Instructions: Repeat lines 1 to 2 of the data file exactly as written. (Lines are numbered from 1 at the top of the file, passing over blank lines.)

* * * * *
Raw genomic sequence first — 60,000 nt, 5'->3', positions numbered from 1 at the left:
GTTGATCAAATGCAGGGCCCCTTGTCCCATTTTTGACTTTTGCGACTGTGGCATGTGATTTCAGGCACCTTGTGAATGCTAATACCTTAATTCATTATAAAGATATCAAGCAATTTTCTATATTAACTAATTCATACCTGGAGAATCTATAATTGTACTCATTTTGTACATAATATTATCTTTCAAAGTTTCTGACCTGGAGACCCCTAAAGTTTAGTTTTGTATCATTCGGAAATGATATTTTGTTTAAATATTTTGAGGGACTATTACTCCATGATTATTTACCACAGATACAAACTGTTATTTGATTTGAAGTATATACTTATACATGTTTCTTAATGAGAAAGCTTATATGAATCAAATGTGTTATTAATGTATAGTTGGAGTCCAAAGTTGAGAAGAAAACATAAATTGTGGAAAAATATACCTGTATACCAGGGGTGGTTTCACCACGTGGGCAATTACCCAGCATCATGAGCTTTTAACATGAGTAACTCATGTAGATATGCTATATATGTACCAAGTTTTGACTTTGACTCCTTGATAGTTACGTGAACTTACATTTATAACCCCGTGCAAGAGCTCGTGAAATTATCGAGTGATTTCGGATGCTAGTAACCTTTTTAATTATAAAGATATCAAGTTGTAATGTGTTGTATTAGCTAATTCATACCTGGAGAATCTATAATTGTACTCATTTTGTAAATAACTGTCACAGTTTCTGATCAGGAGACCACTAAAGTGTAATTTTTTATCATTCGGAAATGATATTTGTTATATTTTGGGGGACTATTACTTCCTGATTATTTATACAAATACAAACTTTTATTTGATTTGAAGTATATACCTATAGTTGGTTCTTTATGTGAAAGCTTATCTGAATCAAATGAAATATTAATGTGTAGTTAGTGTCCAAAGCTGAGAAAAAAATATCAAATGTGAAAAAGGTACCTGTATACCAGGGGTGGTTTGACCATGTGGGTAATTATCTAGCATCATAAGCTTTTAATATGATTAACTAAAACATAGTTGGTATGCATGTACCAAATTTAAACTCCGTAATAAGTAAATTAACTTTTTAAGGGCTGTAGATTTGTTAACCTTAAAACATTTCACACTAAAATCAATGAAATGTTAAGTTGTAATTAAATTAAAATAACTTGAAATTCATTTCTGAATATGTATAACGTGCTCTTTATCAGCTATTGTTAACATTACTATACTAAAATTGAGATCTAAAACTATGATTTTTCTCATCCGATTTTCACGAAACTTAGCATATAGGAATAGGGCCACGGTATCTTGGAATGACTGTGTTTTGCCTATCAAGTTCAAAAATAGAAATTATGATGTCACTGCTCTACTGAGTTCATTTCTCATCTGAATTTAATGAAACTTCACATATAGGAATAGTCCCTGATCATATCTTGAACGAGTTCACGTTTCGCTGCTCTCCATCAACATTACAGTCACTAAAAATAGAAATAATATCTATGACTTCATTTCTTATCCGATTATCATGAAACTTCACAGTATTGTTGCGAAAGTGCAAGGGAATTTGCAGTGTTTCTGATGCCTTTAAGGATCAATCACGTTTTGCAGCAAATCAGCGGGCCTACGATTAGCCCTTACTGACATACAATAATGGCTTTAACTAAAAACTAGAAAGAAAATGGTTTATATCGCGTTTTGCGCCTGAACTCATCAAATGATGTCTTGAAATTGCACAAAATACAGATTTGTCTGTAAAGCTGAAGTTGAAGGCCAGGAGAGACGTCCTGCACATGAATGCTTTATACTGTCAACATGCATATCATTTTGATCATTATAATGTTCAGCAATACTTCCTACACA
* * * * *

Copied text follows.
Raw genomic sequence first — 60,000 nt, 5'->3', positions numbered from 1 at the left:
GTTGATCAAATGCAGGGCCCCTTGTCCCATTTTTGACTTTTGCGACTGTGGCATGTGATTTCAGGCACCTTGTGAATGCTAATACCTTAATTCATTATAAAGATATCAAGCAATTTTCTATATTAACTAATTCATACCTGGAGAATCTATAATTGTACTCATTTTGTACATAATATTATCTTTCAAAGTTTCTGACCTGGAGACCCCTAAAGTTTAGTTTTGTATCATTCGGAAATGATATTTTGTTTAAATATTTTGAGGGACTATTACTCCATGATTATTTACCACAGATACAAACTGTTATTTGATTTGAAGTATATACTTATACATGTTTCTTAATGAGAAAGCTTATATGAATCAAATGTGTTATTAATGTATAGTTGGAGTCCAAAGTTGAGAAGAAAACATAAATTGTGGAAAAATATACCTGTATACCAGGGGTGGTTTCACCACGTGGGCAATTACCCAGCATCATGAGCTTTTAACATGAGTAACTCATGTAGATATGCTATATATGTACCAAGTTTTGACTTTGACTCCTTGATAGTTACGTGAACTTACATTTATAACCCCGTGCAAGAGCTCGTGAAATTATCGAGTGATTTCGGATGCTAGTAACCTTTTTAATTATAAAGATATCAAGTTGTAATGTGTTGTATTAGCTAATTCATACCTGGAGAATCTATAATTGTACTCATTTTGTAAATAACTGTCACAGTTTCTGATCAGGAGACCACTAAAGTGTAATTTTTTATCATTCGGAAATGATATTTGTTATATTTTGGGGGACTATTACTTCCTGATTATTTATACAAATACAAACTTTTATTTGATTTGAAGTATATACCTATAGTTGGTTCTTTATGTGAAAGCTTATCTGAATCAAATGAAATATTAATGTGTAGTTAGTGTCCAAAGCTGAGAAAAAAATATCAAATGTGAAAAAGGTACCTGTATACCAGGGGTGGTTTGACCATGTGGGTAATTATCTAGCATCATAAGCTTTTAATATGATTAACTAAAACATAGTTGGTATGCATGTACCAAATTTAAACTCCGTAATAAGTAAATTAACTTTTTAAGGGCTGTAGATTTGTTAACCTTAAAACATTTCACACTAAAATCAATGAAATGTTAAGTTGTAATTAAATTAAAATAACTTGAAATTCATTTCTGAATATGTATAACGTGCTCTTTATCAGCTATTGTTAACATTACTATACTAAAATTGAGATCTAAAACTATGATTTTTCTCATCCGATTTTCACGAAACTTAGCATATAGGAATAGGGCCACGGTATCTTGGAATGACTGTGTTTTGCCTATCAAGTTCAAAAATAGAAATTATGATGTCACTGCTCTACTGAGTTCATTTCTCATCTGAATTTAATGAAACTTCACATATAGGAATAGTCCCTGATCATATCTTGAACGAGTTCACGTTTCGCTGCTCTCCATCAACATTACAGTCACTAAAAATAGAAATAATATCTATGACTTCATTTCTTATCCGATTATCATGAAACTTCACAGTATTGTTGCGAAAGTGCAAGGGAATTTGCAGTGTTTCTGATGCCTTTAAGGATCAATCACGTTTTGCAGCAAATCAGCGGGCCTACGATTAGCCCTTACTGACATACAATAATGGCTTTAACTAAAAACTAGAAAGAAAATGGTTTATATCGCGTTTTGCGCCTGAACTCATCAAATGATGTCTTGAAATTGCACAAAATACAGATTTGTCTGTAAAGCTGAAGTTGAAGGCCAGGAGAGACGTCCTGCACATGAATGCTTTATACTGTCAACATGCATATCATTTTGATCATTATAATGTTCAGCAATACTTCCTACACA